Another reader chimed in with a helpful response, but I wanted to chime in with my thoughts in a broader sense. Especially as the Washington Toxics Coalition says: “There are hundreds of cleaning products vying for your dollar. However, you don’t always need a special purpose cleaner for every dirty dilemma.” Since many of us have a number of such special purpose cleaners, there are certainly some uncluttering possibilities.

    As with almost any uncluttering situation, there’s no one right answer — no single list of products we should all have. But I’ll present some strategies to consider, with pointers to additional resources.

    Strategy 1: Eliminate toxins

    The ingredients used in many cleaning products have potential risks; some people will want to avoid products with these ingredients. The Environmental Working Group has extensive information about such toxins and their possible dangers, and it rates a large number of commercially available products on a scale of A to F.

    Another list of potentially hazardous chemicals in our cleaning products, in an easy-to-read format, comes from the David Suzuki Foundation. Anna mentioned in another comment that she makes her own, so this first strategy is more for the big-picture perspective.

    Strategy 2: Make your own

    Many online sources — and a number of books — explain how you can use a limited number of common products to make your own cleaning solutions. As Martha Stewart says: “Many people are conditioned to believe a house is not clean unless it smells of chemicals. In fact, the opposite is true. You can make your house sparkle with just a few simple supplies, many of which are already in your cupboards.”

    How few? Kelly A. Smith writes about cleaning her whole home using only vinegar and baking soda. Clean: the humble art of zen-cleansing goes a bit further, but still says you really only need five ingredients: baking soda, borax, lemon, salt, and white vinegar. And the website Wabi Sabi Baby has recipes with only six ingredients — and since one of those is water, it’s really only five.

    Many sites include essential oils, such as lavender oil and tea tree oil, in their recipes for homemade cleaners. However, the Environmental Working Group points out that these have some potential risks, too — so you’ll need to consider whether or not you feel OK about using them.

    With make-your-own cleaners, you don’t have to make a lot at once. With a little practice you can simply make up what you need for one cleaning and then store the un-mixed ingredients.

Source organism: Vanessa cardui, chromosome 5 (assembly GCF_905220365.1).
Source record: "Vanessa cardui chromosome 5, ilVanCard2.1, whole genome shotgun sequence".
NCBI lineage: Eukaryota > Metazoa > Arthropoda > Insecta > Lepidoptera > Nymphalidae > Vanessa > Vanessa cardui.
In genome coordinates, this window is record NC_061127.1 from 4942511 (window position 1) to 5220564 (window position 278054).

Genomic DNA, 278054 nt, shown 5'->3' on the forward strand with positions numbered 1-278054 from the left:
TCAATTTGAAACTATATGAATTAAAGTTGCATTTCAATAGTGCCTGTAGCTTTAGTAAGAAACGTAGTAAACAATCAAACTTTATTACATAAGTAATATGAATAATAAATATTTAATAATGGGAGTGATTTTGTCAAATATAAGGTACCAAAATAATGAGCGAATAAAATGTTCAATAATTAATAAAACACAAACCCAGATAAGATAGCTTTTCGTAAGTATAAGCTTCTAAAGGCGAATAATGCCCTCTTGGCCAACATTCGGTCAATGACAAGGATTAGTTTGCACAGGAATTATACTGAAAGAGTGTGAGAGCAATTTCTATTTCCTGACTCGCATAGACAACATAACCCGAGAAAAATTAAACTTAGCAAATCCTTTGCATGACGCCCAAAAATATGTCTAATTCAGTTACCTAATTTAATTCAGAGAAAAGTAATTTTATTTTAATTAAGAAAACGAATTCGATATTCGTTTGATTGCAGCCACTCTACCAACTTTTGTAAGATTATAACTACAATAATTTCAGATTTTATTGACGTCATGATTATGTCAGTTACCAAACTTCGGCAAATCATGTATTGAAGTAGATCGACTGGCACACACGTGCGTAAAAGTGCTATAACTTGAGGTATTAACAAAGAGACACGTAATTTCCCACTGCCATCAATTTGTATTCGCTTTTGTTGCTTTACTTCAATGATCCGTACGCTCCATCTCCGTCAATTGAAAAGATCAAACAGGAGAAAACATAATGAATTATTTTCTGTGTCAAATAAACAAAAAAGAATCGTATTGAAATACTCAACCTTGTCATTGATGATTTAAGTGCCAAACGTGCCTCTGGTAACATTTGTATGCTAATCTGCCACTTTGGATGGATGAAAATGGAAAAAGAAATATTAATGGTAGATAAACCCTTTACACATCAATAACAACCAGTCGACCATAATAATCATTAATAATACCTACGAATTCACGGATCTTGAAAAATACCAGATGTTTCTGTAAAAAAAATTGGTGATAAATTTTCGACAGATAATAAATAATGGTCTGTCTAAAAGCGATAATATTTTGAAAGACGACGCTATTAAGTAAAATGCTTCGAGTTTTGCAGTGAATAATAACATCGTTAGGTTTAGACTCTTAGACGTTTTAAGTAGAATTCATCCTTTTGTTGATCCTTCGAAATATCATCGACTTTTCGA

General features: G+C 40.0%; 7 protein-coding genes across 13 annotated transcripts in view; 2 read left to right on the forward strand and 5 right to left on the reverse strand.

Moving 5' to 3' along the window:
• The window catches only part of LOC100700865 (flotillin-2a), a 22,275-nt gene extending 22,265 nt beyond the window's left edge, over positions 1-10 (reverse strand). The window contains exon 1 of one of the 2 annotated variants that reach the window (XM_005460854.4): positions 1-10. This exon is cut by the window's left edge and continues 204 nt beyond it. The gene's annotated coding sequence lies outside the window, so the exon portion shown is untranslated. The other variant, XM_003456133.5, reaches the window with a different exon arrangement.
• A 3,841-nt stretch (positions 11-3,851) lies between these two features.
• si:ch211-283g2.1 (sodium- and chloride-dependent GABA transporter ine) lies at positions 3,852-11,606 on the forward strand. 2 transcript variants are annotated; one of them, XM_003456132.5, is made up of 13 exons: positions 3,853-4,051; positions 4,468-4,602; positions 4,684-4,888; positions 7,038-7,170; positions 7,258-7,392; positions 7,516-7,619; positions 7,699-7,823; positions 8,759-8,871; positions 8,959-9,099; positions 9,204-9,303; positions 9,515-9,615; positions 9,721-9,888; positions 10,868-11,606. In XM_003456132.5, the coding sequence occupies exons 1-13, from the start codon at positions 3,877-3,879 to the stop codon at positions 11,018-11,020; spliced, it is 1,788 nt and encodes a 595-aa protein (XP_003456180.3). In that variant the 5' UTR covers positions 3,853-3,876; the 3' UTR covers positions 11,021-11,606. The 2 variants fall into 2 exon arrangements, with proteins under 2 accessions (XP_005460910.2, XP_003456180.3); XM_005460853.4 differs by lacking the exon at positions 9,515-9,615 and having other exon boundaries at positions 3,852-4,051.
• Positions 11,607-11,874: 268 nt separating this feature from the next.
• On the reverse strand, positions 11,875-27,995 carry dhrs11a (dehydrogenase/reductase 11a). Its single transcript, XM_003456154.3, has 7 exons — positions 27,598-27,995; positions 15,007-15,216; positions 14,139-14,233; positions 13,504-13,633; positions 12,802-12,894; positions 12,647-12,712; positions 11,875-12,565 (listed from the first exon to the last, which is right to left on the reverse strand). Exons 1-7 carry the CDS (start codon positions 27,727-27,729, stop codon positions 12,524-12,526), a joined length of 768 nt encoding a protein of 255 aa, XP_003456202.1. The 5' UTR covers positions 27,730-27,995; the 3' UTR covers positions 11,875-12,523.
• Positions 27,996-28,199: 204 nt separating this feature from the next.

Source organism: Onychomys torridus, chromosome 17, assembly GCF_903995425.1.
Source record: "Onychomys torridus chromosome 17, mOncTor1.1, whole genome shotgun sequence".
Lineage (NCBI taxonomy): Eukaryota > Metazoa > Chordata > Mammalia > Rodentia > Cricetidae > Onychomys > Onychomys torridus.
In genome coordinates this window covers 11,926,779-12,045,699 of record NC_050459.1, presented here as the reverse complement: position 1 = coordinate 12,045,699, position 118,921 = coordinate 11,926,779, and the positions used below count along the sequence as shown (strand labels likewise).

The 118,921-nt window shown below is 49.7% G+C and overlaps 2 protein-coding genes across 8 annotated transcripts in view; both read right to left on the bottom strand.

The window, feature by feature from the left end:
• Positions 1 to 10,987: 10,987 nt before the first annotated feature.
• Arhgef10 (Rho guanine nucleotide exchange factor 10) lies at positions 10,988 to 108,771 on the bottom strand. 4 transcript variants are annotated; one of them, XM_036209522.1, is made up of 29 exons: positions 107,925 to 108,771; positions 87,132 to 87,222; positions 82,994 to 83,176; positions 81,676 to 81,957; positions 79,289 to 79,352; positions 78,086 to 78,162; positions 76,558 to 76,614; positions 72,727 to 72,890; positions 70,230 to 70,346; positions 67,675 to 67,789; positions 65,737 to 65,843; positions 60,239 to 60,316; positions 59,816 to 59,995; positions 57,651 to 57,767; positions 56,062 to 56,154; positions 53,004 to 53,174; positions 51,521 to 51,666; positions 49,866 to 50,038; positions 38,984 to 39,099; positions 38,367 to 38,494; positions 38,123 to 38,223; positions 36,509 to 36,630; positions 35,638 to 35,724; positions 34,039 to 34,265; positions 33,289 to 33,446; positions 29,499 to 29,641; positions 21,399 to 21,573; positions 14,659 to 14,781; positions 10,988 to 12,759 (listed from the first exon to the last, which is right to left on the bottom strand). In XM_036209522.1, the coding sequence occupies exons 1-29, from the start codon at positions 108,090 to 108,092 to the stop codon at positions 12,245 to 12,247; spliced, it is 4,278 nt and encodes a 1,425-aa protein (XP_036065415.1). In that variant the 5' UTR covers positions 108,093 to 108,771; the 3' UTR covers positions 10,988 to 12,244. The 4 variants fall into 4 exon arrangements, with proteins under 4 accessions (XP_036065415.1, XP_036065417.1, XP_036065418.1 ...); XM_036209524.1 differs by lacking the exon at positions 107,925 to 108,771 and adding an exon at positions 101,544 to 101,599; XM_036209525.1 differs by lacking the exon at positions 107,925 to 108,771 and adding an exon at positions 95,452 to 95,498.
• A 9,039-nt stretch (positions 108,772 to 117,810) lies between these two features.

Strategy 3: Consider whether you really need antibacterial cleaners

    An article in Scientific American challenges the need for antibacterial products in most households, while noting that people with weakened immune systems may have good reason for “targeted use” of such cleaners.

    The Environmental Working Group and the Washington Toxics Coalition also argue that such cleaners are usually unnecessary.

    Strategy 4: Start with a list from Martha Stewart or Real Simple

    With some searching, I’ve found some decent lists of minimum products that you can then customize to your own circumstances and preferences.

    Martha Stewart says: “For routine cleaning, less is more. You actually need very few products to clean any given room.” She then provides a universal cleaning list with only six items — but this excludes items such as brooms. Stewart also has other, more comprehensive, lists: a kitchen cleaning kit with 15 items and a window-washing kit with seven items.

    And Real Simple has a house-cleaning kit checklist with only 20 items. It includes white vinegar, baking soda, and an all-purpose cleaner — but also microfiber cloths, a toilet brush, a dust mop, and other such items.

    Comparing video streaming services

    The way we watch TV and movies is changing. So-called “time-shifted” television and on-demand movies make it possible to see just the programs we’re interested in when we have the time to watch. I love this practice because it lets me get work and family activities completed first, and save TV watching for when my schedule allows it.

    There are many ways to access on-demand movies and television shows. Each has its own pros and cons. In this article, I’ll look at some of the most popular options, describing the benefits and drawbacks of each.


    Netflix started out as a way to rent DVDs through the mail, and today it provides streaming television and movies to millions of users. I’ve been a customer for about two years and I enjoy the service quite a bit.


    1. Compatibility. Netflix is available on the iPad, Android devices, the Nook, Kindle Fire, the web, iPhone, Nintendo Wii and more. If you’ve got a connected smart device, it just might run Netflix.
    2. Original programming. Netflix has produced at least two high-quality original TV shows. Lilyhammer starting Steve Van Zant of The Sopranos and Bruce Springsteen’s E Street Band was a delightful fish-out-of-water story that put a New York City mob boss in Lilyhammer, Norway, via a witness protection program. Meanwhile, House of Cards starring Kevin Spacey takes a look at the hard-scrabble world of D.C. politics. Netflix is also working to revive Arrested Development, which Fox shut down in 2006.
    3. Navigation. Using Netflix is easy. The company has released several updates to its web app and device-specific applications. It’s clear the team is determined to produce a high-quality product.